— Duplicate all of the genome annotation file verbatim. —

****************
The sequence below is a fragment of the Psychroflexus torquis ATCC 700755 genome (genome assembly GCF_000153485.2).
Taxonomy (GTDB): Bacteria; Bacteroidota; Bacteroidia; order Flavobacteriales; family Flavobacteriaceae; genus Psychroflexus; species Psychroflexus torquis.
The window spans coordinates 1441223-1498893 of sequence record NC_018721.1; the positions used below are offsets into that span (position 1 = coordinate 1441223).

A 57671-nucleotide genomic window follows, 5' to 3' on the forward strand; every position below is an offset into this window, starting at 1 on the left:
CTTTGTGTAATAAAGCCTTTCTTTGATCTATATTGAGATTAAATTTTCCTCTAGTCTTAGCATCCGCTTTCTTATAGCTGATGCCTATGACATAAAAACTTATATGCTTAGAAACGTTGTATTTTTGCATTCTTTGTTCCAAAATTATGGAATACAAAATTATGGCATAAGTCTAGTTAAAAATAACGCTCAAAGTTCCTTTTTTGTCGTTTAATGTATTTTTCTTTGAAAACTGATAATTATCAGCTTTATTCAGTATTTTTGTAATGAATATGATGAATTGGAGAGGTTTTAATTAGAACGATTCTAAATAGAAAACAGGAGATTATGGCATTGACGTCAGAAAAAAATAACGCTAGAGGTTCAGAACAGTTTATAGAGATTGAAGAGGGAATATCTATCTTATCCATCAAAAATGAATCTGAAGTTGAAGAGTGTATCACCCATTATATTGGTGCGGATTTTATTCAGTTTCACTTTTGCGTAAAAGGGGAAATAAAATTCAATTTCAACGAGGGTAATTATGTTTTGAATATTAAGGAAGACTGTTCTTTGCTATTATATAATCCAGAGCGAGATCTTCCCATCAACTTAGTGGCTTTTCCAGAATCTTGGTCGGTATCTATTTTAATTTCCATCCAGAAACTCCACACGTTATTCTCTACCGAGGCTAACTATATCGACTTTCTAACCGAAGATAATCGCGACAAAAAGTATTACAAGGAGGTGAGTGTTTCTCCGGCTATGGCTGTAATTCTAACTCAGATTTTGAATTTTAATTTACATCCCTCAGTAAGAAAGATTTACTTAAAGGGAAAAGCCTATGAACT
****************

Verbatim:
The sequence below is a fragment of the Psychroflexus torquis ATCC 700755 genome (genome assembly GCF_000153485.2).
Taxonomy (GTDB): Bacteria; Bacteroidota; Bacteroidia; order Flavobacteriales; family Flavobacteriaceae; genus Psychroflexus; species Psychroflexus torquis.
The window spans coordinates 1441223-1498893 of sequence record NC_018721.1; the positions used below are offsets into that span (position 1 = coordinate 1441223).

A 57671-nucleotide genomic window follows, 5' to 3' on the forward strand; every position below is an offset into this window, starting at 1 on the left:
CTTTGTGTAATAAAGCCTTTCTTTGATCTATATTGAGATTAAATTTTCCTCTAGTCTTAGCATCCGCTTTCTTATAGCTGATGCCTATGACATAAAAACTTATATGCTTAGAAACGTTGTATTTTTGCATTCTTTGTTCCAAAATTATGGAATACAAAATTATGGCATAAGTCTAGTTAAAAATAACGCTCAAAGTTCCTTTTTTGTCGTTTAATGTATTTTTCTTTGAAAACTGATAATTATCAGCTTTATTCAGTATTTTTGTAATGAATATGATGAATTGGAGAGGTTTTAATTAGAACGATTCTAAATAGAAAACAGGAGATTATGGCATTGACGTCAGAAAAAAATAACGCTAGAGGTTCAGAACAGTTTATAGAGATTGAAGAGGGAATATCTATCTTATCCATCAAAAATGAATCTGAAGTTGAAGAGTGTATCACCCATTATATTGGTGCGGATTTTATTCAGTTTCACTTTTGCGTAAAAGGGGAAATAAAATTCAATTTCAACGAGGGTAATTATGTTTTGAATATTAAGGAAGACTGTTCTTTGCTATTATATAATCCAGAGCGAGATCTTCCCATCAACTTAGTGGCTTTTCCAGAATCTTGGTCGGTATCTATTTTAATTTCCATCCAGAAACTCCACACGTTATTCTCTACCGAGGCTAACTATATCGACTTTCTAACCGAAGATAATCGCGACAAAAAGTATTACAAGGAGGTGAGTGTTTCTCCGGCTATGGCTGTAATTCTAACTCAGATTTTGAATTTTAATTTACATCCCTCAGTAAGAAAGATTTACTTAAAGGGAAAAGCCTATGAACT